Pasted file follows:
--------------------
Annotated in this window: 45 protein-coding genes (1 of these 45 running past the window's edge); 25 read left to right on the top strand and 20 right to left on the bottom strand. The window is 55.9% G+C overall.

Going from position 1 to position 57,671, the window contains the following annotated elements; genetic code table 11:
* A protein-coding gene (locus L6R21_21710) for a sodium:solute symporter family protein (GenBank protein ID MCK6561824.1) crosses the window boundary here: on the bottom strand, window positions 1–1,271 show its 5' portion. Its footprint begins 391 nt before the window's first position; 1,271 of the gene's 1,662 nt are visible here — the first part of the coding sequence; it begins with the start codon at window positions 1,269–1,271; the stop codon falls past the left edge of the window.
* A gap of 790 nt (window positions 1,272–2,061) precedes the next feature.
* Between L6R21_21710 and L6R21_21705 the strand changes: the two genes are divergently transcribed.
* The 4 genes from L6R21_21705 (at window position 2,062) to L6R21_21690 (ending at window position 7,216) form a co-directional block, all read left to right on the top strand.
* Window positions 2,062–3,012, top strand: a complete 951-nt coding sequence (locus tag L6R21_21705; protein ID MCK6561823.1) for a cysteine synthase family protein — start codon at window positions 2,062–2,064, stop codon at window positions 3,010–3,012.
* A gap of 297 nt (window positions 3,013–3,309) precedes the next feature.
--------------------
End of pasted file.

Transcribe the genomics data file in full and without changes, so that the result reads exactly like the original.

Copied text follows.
Annotated in this window: 45 protein-coding genes (1 of these 45 running past the window's edge); 25 read left to right on the top strand and 20 right to left on the bottom strand. The window is 55.9% G+C overall.

Going from position 1 to position 57,671, the window contains the following annotated elements; genetic code table 11:
* A protein-coding gene (locus L6R21_21710) for a sodium:solute symporter family protein (GenBank protein ID MCK6561824.1) crosses the window boundary here: on the bottom strand, window positions 1–1,271 show its 5' portion. Its footprint begins 391 nt before the window's first position; 1,271 of the gene's 1,662 nt are visible here — the first part of the coding sequence; it begins with the start codon at window positions 1,269–1,271; the stop codon falls past the left edge of the window.
* A gap of 790 nt (window positions 1,272–2,061) precedes the next feature.
* Between L6R21_21710 and L6R21_21705 the strand changes: the two genes are divergently transcribed.
* The 4 genes from L6R21_21705 (at window position 2,062) to L6R21_21690 (ending at window position 7,216) form a co-directional block, all read left to right on the top strand.
* Window positions 2,062–3,012, top strand: a complete 951-nt coding sequence (locus tag L6R21_21705; protein ID MCK6561823.1) for a cysteine synthase family protein — start codon at window positions 2,062–2,064, stop codon at window positions 3,010–3,012.
* A gap of 297 nt (window positions 3,013–3,309) precedes the next feature.